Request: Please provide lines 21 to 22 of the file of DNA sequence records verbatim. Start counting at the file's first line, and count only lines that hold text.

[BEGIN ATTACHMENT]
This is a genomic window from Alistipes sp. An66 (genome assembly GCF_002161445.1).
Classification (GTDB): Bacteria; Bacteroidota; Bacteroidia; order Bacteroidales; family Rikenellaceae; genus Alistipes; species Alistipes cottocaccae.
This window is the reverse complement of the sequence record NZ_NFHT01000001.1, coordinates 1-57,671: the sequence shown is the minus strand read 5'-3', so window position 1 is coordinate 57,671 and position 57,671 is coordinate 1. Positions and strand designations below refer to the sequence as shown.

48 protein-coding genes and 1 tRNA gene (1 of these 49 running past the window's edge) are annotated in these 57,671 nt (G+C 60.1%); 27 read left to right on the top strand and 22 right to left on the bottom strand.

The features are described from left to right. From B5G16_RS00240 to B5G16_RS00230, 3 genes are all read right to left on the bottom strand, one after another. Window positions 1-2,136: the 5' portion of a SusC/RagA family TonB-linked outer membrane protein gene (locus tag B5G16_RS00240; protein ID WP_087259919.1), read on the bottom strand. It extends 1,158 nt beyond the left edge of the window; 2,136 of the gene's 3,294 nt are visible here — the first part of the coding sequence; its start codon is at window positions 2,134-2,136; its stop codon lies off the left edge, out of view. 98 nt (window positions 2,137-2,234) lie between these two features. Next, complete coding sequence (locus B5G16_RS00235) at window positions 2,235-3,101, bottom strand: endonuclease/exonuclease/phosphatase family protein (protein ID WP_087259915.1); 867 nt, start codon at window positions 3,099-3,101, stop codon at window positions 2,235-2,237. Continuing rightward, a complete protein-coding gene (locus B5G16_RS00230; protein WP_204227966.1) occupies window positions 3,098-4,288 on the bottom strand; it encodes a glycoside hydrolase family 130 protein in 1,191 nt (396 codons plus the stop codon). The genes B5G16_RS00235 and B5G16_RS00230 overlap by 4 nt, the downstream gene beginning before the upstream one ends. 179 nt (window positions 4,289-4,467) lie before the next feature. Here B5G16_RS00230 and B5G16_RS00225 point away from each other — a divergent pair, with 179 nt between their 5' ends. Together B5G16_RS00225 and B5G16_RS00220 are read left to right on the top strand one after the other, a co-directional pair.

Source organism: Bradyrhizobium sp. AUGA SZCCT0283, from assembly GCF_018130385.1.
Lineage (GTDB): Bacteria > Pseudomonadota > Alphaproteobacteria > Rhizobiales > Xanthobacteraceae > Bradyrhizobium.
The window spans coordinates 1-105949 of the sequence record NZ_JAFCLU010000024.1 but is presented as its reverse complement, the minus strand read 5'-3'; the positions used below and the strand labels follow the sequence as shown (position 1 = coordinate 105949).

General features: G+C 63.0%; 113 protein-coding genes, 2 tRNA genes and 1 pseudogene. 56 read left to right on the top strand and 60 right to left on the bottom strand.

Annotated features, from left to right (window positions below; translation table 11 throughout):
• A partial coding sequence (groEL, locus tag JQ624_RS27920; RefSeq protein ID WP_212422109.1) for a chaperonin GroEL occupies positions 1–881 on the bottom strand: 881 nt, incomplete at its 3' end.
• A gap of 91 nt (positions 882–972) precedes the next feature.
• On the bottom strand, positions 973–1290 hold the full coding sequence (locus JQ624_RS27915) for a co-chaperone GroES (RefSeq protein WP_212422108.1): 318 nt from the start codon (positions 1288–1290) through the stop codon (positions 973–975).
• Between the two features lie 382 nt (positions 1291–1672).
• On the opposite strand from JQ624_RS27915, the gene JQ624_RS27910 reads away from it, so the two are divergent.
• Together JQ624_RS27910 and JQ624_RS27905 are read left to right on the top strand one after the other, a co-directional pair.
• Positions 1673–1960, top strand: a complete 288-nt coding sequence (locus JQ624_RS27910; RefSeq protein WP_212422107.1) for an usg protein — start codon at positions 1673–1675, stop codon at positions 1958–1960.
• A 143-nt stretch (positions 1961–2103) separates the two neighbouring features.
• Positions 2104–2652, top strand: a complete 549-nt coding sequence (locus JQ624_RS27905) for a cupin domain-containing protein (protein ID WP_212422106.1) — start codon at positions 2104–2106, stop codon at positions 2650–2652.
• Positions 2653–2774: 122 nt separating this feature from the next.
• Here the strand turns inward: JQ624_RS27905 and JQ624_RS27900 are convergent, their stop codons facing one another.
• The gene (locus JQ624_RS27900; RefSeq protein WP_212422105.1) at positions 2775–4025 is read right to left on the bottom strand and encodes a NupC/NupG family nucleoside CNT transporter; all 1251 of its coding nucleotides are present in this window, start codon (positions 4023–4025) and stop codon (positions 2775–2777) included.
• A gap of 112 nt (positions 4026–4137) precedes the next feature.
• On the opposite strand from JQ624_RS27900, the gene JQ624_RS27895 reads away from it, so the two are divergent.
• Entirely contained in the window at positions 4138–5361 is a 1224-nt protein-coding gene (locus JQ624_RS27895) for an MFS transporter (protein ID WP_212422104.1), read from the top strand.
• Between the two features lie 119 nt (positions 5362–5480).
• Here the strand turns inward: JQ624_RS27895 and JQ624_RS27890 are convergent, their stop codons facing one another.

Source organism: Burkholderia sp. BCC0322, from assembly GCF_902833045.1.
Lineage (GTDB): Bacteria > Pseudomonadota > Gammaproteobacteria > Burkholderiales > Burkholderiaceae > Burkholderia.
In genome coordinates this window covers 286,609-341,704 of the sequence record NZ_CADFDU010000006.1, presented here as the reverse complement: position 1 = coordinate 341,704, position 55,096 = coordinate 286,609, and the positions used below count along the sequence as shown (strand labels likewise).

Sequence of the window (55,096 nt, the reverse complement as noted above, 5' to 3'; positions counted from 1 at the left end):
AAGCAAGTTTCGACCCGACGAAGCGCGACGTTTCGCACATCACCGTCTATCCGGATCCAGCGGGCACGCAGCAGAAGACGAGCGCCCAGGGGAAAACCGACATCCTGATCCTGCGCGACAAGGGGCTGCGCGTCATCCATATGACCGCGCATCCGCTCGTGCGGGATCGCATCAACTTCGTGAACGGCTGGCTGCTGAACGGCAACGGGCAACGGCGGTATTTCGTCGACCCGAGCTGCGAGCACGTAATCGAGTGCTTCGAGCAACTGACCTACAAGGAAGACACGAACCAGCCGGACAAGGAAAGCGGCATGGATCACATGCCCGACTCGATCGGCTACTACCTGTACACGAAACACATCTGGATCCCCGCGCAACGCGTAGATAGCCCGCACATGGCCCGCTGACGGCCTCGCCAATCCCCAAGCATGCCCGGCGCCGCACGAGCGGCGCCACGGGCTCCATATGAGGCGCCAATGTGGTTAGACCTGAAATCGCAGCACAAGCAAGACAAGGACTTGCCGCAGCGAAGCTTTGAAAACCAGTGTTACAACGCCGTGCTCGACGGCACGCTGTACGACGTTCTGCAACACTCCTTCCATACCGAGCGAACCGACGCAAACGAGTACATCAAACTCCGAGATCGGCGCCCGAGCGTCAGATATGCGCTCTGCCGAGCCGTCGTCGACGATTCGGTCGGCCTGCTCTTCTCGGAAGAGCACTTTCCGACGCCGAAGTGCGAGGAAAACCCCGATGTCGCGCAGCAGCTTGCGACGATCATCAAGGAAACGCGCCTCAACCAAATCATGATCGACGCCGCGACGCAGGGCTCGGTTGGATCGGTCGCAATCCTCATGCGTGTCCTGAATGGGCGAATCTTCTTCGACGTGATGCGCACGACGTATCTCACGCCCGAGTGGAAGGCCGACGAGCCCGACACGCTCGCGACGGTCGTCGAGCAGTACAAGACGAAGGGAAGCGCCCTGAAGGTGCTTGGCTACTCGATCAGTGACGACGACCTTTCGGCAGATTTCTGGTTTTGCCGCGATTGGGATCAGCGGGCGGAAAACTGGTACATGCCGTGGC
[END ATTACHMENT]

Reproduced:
• Here the strand turns inward: JQ624_RS27905 and JQ624_RS27900 are convergent, their stop codons facing one another.
• The gene (locus JQ624_RS27900; RefSeq protein WP_212422105.1) at positions 2775–4025 is read right to left on the bottom strand and encodes a NupC/NupG family nucleoside CNT transporter; all 1251 of its coding nucleotides are present in this window, start codon (positions 4023–4025) and stop codon (positions 2775–2777) included.